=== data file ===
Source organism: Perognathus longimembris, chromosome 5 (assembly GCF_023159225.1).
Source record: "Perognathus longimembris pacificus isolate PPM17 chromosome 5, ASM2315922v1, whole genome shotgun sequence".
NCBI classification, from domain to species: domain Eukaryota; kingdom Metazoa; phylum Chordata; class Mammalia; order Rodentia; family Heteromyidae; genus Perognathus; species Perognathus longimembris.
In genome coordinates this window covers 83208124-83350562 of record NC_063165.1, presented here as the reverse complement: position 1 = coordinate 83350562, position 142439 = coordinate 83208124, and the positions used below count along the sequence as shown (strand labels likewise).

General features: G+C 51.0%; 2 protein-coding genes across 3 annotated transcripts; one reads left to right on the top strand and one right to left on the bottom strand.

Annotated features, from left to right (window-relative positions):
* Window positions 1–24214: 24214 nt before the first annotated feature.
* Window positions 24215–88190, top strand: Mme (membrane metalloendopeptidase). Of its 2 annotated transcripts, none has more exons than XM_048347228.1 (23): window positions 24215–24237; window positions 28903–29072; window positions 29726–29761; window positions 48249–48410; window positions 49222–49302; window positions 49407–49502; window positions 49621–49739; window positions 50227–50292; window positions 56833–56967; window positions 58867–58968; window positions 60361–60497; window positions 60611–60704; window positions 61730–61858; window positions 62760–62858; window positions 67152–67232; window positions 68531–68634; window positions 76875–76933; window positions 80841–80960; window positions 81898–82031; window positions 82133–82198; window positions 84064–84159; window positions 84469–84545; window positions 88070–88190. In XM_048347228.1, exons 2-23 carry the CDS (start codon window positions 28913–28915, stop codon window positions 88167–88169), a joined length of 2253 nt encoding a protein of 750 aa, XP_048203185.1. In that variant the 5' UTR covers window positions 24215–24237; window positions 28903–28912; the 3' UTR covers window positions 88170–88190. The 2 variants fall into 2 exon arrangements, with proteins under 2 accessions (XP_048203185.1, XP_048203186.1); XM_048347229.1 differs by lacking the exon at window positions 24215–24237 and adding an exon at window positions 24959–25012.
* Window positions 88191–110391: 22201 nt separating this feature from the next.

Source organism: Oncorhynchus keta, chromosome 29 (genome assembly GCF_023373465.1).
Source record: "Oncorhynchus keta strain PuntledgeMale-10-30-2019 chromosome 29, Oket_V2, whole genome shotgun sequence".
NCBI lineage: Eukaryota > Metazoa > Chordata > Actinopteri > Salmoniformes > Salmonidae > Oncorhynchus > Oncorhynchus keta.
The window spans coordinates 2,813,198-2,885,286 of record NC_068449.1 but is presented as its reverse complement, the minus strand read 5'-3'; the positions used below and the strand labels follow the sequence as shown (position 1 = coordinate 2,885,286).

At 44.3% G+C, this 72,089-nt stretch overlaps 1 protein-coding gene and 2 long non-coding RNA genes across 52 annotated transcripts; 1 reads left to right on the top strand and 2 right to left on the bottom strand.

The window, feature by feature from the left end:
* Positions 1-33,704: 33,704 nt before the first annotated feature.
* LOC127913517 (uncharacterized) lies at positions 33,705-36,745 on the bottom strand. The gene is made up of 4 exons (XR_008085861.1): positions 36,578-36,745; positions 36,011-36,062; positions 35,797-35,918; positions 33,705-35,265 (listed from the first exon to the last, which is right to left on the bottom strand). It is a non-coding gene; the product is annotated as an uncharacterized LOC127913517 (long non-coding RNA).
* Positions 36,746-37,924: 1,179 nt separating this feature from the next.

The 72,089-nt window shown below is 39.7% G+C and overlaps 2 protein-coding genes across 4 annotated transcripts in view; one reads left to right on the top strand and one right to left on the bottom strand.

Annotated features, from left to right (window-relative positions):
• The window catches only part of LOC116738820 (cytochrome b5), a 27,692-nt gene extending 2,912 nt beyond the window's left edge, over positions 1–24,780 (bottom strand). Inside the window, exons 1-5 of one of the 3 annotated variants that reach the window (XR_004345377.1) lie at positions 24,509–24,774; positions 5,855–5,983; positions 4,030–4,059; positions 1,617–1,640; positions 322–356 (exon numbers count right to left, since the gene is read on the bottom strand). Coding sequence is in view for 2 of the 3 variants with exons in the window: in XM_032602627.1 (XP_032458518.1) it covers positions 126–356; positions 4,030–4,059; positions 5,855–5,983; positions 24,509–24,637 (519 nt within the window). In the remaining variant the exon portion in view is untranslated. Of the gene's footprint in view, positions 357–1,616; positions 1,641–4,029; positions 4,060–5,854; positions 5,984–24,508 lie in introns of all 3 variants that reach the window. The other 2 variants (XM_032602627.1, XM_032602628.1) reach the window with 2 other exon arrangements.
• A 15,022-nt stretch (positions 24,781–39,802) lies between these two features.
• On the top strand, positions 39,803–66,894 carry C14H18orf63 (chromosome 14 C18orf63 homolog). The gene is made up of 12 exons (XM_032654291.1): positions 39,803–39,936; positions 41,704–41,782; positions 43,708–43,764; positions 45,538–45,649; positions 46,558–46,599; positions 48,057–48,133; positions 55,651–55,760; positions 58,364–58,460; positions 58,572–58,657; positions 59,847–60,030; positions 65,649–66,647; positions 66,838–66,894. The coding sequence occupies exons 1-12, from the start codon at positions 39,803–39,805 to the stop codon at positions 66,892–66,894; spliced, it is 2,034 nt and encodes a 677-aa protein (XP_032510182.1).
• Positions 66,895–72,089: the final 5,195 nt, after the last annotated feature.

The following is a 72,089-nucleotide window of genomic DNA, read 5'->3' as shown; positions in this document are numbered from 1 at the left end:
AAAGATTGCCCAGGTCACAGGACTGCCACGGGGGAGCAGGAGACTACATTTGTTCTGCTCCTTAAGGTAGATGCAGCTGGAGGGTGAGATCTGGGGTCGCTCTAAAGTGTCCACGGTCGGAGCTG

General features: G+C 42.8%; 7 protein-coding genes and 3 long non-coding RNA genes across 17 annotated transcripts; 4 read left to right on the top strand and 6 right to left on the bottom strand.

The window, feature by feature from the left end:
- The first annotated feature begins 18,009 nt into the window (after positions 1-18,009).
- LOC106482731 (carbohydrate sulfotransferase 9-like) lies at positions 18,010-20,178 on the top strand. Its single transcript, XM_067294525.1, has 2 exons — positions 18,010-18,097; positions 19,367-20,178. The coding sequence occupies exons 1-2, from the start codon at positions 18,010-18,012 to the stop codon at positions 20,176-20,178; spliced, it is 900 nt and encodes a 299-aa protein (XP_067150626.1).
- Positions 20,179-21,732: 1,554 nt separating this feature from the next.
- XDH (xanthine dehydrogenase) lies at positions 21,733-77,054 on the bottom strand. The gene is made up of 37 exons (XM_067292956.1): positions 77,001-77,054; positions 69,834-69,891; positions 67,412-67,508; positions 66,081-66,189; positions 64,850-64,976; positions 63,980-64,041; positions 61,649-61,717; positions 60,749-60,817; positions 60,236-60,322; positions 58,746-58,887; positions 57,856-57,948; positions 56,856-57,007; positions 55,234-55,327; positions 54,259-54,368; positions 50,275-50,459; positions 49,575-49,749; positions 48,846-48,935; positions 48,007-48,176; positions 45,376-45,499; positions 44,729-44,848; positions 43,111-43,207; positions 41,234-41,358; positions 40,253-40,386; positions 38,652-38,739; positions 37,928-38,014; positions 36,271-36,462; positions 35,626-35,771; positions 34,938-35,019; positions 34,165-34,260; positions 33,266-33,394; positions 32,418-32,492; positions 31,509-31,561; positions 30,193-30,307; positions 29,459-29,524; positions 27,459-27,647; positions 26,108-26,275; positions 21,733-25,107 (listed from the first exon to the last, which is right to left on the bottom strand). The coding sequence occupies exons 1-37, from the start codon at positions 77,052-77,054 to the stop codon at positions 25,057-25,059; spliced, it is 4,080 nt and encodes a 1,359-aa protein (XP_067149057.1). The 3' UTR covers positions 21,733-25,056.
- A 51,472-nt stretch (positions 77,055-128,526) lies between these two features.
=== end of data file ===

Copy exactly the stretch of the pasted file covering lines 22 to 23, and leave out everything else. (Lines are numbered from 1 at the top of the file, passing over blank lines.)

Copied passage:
• A 15,022-nt stretch (positions 24,781–39,802) lies between these two features.
• On the top strand, positions 39,803–66,894 carry C14H18orf63 (chromosome 14 C18orf63 homolog). The gene is made up of 12 exons (XM_032654291.1): positions 39,803–39,936; positions 41,704–41,782; positions 43,708–43,764; positions 45,538–45,649; positions 46,558–46,599; positions 48,057–48,133; positions 55,651–55,760; positions 58,364–58,460; positions 58,572–58,657; positions 59,847–60,030; positions 65,649–66,647; positions 66,838–66,894. The coding sequence occupies exons 1-12, from the start codon at positions 39,803–39,805 to the stop codon at positions 66,892–66,894; spliced, it is 2,034 nt and encodes a 677-aa protein (XP_032510182.1).